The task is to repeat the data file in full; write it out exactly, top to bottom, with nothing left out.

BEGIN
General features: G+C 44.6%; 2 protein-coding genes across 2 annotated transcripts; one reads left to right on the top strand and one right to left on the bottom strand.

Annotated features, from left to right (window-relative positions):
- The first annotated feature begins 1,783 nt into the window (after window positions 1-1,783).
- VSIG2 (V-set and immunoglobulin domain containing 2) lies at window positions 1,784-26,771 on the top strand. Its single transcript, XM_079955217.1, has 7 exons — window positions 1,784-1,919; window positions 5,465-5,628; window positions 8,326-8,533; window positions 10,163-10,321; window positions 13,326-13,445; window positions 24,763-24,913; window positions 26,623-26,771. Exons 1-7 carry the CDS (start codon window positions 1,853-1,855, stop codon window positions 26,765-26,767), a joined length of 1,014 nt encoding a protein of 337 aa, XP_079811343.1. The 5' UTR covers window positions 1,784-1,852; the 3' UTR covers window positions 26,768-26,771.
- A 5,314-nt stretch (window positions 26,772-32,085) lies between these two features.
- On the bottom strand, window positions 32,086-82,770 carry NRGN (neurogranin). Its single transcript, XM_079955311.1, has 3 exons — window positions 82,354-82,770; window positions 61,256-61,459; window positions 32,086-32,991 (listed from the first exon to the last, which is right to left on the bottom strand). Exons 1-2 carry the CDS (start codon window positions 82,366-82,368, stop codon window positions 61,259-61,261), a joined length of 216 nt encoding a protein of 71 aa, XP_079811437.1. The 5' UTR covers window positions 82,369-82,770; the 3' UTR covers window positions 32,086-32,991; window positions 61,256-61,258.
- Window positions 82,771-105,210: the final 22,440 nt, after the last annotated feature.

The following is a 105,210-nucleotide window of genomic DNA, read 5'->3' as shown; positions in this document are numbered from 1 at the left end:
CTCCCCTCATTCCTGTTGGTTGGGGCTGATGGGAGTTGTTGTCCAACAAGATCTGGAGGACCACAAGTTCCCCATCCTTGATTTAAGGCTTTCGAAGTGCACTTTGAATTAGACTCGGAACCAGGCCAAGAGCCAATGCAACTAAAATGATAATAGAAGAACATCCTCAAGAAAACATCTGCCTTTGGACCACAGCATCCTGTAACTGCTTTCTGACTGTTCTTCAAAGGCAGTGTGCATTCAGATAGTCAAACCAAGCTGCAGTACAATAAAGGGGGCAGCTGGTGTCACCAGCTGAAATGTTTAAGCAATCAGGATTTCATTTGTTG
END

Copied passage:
General features: G+C 44.6%; 2 protein-coding genes across 2 annotated transcripts; one reads left to right on the top strand and one right to left on the bottom strand.

Annotated features, from left to right (window-relative positions):
- The first annotated feature begins 1,783 nt into the window (after window positions 1-1,783).
- VSIG2 (V-set and immunoglobulin domain containing 2) lies at window positions 1,784-26,771 on the top strand. Its single transcript, XM_079955217.1, has 7 exons — window positions 1,784-1,919; window positions 5,465-5,628; window positions 8,326-8,533; window positions 10,163-10,321; window positions 13,326-13,445; window positions 24,763-24,913; window positions 26,623-26,771. Exons 1-7 carry the CDS (start codon window positions 1,853-1,855, stop codon window positions 26,765-26,767), a joined length of 1,014 nt encoding a protein of 337 aa, XP_079811343.1. The 5' UTR covers window positions 1,784-1,852; the 3' UTR covers window positions 26,768-26,771.
- A 5,314-nt stretch (window positions 26,772-32,085) lies between these two features.
- On the bottom strand, window positions 32,086-82,770 carry NRGN (neurogranin). Its single transcript, XM_079955311.1, has 3 exons — window positions 82,354-82,770; window positions 61,256-61,459; window positions 32,086-32,991 (listed from the first exon to the last, which is right to left on the bottom strand). Exons 1-2 carry the CDS (start codon window positions 82,366-82,368, stop codon window positions 61,259-61,261), a joined length of 216 nt encoding a protein of 71 aa, XP_079811437.1. The 5' UTR covers window positions 82,369-82,770; the 3' UTR covers window positions 32,086-32,991; window positions 61,256-61,258.
- Window positions 82,771-105,210: the final 22,440 nt, after the last annotated feature.

The following is a 105,210-nucleotide window of genomic DNA, read 5'->3' as shown; positions in this document are numbered from 1 at the left end:
CTCCCCTCATTCCTGTTGGTTGGGGCTGATGGGAGTTGTTGTCCAACAAGATCTGGAGGACCACAAGTTCCCCATCCTTGATTTAAGGCTTTCGAAGTGCACTTTGAATTAGACTCGGAACCAGGCCAAGAGCCAATGCAACTAAAATGATAATAGAAGAACATCCTCAAGAAAACATCTGCCTTTGGACCACAGCATCCTGTAACTGCTTTCTGACTGTTCTTCAAAGGCAGTGTGCATTCAGATAGTCAAACCAAGCTGCAGTACAATAAAGGGGGCAGCTGGTGTCACCAGCTGAAATGTTTAAGCAATCAGGATTTCATTTGTTG